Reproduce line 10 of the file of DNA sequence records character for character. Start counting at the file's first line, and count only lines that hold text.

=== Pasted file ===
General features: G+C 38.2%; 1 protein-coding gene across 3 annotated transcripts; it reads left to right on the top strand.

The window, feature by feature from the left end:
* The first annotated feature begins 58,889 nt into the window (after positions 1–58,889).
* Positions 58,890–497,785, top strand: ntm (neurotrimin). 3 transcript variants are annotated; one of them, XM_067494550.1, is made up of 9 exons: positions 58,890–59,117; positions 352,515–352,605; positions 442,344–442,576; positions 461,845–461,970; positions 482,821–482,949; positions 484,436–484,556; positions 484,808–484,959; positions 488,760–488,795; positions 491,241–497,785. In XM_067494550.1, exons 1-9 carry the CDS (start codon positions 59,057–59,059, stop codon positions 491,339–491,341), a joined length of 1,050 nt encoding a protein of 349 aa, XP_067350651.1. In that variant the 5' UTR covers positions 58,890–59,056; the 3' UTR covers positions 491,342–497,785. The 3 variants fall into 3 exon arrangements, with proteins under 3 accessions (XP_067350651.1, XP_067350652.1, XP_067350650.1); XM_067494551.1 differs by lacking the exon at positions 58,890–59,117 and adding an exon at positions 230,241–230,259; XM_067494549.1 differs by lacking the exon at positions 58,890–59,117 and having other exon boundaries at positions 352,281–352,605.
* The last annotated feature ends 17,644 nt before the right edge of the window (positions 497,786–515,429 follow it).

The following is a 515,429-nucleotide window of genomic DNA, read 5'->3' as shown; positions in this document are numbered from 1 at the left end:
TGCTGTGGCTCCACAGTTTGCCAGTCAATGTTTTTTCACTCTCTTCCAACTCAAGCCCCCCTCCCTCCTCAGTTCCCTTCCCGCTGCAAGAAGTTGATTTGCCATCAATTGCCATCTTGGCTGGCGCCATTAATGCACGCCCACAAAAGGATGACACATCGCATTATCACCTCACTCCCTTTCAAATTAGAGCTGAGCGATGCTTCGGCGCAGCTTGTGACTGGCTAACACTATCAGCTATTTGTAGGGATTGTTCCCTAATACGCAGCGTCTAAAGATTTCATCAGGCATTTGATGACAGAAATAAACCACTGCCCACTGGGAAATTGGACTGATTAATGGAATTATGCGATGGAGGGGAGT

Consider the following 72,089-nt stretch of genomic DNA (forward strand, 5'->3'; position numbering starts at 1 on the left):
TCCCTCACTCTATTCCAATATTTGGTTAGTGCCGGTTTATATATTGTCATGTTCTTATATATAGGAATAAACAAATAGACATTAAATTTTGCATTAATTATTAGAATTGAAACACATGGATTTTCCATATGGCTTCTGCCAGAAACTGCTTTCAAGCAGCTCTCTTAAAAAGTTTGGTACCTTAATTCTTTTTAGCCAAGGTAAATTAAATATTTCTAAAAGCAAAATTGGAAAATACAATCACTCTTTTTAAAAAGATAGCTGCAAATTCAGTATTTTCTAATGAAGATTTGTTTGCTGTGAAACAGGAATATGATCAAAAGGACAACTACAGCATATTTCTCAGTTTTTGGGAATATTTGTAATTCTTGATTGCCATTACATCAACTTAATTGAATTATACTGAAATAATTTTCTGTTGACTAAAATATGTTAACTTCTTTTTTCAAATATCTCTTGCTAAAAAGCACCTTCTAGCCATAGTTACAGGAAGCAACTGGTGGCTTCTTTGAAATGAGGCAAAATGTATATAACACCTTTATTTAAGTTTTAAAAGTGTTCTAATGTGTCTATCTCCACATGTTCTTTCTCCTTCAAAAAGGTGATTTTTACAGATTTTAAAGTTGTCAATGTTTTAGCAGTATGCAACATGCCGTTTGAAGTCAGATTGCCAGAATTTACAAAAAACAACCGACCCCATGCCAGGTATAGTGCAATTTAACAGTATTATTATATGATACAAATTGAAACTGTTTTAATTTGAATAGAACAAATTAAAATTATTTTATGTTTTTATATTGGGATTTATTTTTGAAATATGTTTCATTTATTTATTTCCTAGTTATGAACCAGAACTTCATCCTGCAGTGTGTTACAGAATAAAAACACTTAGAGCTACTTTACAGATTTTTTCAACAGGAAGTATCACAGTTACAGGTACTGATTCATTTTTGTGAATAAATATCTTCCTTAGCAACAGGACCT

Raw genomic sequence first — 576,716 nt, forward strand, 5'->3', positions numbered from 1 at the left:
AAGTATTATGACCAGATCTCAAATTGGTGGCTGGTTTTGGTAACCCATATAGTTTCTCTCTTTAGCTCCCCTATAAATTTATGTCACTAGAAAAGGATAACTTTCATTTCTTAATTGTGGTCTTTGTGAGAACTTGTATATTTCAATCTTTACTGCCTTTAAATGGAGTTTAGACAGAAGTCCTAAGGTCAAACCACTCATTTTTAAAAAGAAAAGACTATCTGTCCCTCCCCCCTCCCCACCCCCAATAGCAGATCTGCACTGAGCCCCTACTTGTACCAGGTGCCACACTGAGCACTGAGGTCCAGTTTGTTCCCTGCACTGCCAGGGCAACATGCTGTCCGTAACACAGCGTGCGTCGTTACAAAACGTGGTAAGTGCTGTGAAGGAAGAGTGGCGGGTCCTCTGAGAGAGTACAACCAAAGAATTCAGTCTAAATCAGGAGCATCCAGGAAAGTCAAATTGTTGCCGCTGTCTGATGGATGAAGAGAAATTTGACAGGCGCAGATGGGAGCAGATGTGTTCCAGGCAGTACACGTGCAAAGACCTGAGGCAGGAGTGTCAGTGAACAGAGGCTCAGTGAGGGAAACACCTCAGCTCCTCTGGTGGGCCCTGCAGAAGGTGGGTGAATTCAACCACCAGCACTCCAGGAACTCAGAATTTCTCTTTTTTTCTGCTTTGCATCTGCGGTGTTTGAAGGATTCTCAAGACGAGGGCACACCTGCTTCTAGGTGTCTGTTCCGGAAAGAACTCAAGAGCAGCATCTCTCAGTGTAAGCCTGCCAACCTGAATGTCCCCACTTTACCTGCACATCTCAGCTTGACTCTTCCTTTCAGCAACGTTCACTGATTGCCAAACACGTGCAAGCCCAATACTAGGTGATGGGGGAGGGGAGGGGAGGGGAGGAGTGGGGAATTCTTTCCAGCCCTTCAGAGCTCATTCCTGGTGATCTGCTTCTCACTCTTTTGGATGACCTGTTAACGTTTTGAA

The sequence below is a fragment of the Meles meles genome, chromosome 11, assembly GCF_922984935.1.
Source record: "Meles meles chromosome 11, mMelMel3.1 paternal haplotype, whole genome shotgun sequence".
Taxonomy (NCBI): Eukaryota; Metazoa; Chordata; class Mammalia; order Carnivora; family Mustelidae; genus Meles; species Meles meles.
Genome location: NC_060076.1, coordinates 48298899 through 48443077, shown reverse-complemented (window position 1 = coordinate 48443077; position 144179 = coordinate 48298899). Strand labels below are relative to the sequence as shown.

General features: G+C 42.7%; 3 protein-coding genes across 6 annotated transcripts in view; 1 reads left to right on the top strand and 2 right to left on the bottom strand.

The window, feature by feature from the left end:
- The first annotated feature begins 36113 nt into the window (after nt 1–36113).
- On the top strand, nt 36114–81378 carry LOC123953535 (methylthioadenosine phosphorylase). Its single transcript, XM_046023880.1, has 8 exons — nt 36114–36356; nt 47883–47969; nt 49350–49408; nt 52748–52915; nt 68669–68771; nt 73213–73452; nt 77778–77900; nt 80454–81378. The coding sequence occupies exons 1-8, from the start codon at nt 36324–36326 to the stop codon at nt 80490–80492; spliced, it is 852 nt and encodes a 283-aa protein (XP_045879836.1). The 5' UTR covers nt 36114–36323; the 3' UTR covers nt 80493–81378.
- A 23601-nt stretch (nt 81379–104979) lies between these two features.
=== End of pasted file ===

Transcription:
Raw genomic sequence first — 576,716 nt, forward strand, 5'->3', positions numbered from 1 at the left: